Phone line extension Help

Discussion in 'Alarms, CCTV & Telephones' started by greenc, 19 Dec 2009.

  1. rockandroll

    rockandroll

    Joined:
    18 Dec 2009
    Messages:
    69
    Thanks Received:
    2
    Location:
    Yorkshire
    Country:
    United Kingdom
    have you ever seen alarm cable with those colors?
     
  2. Sponsored Links
  3. greenc

    greenc

    Joined:
    12 Dec 2007
    Messages:
    34
    Thanks Received:
    0
    Location:
    Lincolnshire
    Country:
    United Kingdom
    Well lads i wasn't out to up set anybody i didn't realise it was a touchy subject. Thanks anyway, ps it wasn't the fact a roll was to expensive more the fact i only needed a few meters and the rest would have gone to waste. I dare not tell my mate the electrician he was only trying to help.
     
  4. Paul_C

    Paul_C

    Joined:
    19 Nov 2004
    Messages:
    2,137
    Thanks Received:
    139
    Country:
    United Kingdom
    There's really nothing drastically wrong with using CW1308 (telephone cable) for wiring up an alarm. The terminal blocks in alarm panels, sensors and other accessories are designed to accept both stranded and solid conductors, unlike the IDC terminals on telephone jacks which are intended to be used with solid only.

    After all, there's no real need for alarm wiring to use stranded conductors, it's just what has become the norm in Britain. Solid-core alarm cable is common in the U.S., where it's used with exactly the same type of terminals perfectly satisfactorily.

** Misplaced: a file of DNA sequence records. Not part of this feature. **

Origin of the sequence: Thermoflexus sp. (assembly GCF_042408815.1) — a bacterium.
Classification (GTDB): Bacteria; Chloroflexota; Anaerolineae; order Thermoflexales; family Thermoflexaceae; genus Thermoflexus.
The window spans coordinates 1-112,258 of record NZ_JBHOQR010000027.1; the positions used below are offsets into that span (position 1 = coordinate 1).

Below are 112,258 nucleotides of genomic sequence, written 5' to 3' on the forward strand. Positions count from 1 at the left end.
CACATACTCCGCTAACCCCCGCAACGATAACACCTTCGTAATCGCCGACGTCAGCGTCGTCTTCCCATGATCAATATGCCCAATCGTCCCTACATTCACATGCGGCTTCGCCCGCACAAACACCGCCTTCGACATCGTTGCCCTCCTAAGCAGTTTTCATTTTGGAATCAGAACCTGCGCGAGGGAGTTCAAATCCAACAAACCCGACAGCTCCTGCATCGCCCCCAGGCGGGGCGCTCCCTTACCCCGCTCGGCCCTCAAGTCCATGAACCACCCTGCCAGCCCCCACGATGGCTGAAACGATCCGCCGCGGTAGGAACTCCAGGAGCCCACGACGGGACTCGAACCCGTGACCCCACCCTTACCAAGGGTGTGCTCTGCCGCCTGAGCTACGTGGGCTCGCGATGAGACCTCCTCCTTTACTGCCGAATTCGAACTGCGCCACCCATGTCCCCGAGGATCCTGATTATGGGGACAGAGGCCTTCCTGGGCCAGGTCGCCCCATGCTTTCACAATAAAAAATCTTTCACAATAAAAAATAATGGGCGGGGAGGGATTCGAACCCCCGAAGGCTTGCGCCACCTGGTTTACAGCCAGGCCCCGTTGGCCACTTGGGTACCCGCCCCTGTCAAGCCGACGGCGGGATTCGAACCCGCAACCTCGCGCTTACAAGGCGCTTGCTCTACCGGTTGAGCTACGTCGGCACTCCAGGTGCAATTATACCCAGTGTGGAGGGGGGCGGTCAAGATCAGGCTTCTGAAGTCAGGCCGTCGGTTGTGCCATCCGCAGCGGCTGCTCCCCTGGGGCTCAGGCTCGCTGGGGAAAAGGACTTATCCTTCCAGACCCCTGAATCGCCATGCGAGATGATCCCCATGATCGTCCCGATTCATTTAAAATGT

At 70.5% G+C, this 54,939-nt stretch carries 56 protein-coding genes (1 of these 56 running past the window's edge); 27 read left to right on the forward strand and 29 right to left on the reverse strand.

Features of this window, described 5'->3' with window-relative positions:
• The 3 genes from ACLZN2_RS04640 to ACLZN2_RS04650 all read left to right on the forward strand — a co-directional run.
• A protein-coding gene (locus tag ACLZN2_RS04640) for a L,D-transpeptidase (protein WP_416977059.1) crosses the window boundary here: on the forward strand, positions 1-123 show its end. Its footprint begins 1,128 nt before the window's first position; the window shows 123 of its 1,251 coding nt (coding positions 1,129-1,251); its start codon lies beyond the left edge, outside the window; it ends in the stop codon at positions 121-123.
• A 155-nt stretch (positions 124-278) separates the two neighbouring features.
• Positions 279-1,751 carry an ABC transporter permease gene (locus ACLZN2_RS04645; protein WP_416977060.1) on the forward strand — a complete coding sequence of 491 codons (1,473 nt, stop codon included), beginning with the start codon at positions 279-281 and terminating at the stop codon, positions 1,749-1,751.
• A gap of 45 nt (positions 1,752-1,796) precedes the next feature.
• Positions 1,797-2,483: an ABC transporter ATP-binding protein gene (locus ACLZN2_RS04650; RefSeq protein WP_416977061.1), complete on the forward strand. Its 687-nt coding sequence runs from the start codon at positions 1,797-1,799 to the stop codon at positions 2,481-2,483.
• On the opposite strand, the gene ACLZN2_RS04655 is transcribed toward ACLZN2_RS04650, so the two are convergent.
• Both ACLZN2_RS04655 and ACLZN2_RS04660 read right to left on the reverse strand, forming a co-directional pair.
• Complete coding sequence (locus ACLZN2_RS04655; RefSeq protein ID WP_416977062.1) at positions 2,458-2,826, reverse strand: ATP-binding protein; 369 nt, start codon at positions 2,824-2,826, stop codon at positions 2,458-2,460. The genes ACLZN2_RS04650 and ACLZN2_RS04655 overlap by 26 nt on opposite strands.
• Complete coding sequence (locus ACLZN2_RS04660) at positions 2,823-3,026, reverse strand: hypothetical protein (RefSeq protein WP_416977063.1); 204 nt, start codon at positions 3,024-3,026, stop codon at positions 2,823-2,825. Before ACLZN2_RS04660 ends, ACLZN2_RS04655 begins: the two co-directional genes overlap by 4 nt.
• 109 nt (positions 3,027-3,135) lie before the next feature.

5. scott1980

    scott1980

    Joined:
    3 Mar 2006
    Messages:
    511
    Thanks Received:
    96
    Location:
    Manchester
    Country:
    United Kingdom
    If you want to get pedantic about it...

    The fact of the matter is, solid core cable, like telephone cable, is much more likely to snap in a screw terminal than stranded is, especially in a control panel where wiring is likely to be disturbed during a maintenance visit. BS4737 (and it's successor PD6662) state alarm cabling must be 7/0.2mm complying to the standard and NOT telephone cable for these reasons.
     
  6. Paul_C

    Paul_C

    Joined:
    19 Nov 2004
    Messages:
    2,137
    Thanks Received:
    139
    Country:
    United Kingdom
    I would suggest that if solid-core conductors fracturing are that much of an issue, then there is a problem either with the quality of the cable or with the design of the terminals (or somebody is just being far too hamfisted when working inside panels). We've used solid-core conductors in telephone work all these years (including the carrying of alarm circuits) without it ever being suggested that we need to move to stranded.
     
  7. rockandroll

    rockandroll

    Joined:
    18 Dec 2009
    Messages:
    69
    Thanks Received:
    2
    Location:
    Yorkshire
    Country:
    United Kingdom
    I`m afraid your wrong ............
     
  8. Paul_C

    Paul_C

    Joined:
    19 Nov 2004
    Messages:
    2,137
    Thanks Received:
    139
    Country:
    United Kingdom
    In what respect?
     
  9. Sponsored Links
  10. Lectrician

    Lectrician

    Joined:
    18 Jul 2004
    Messages:
    8,515
    Thanks Received:
    406
    Location:
    Devon
    Country:
    United Kingdom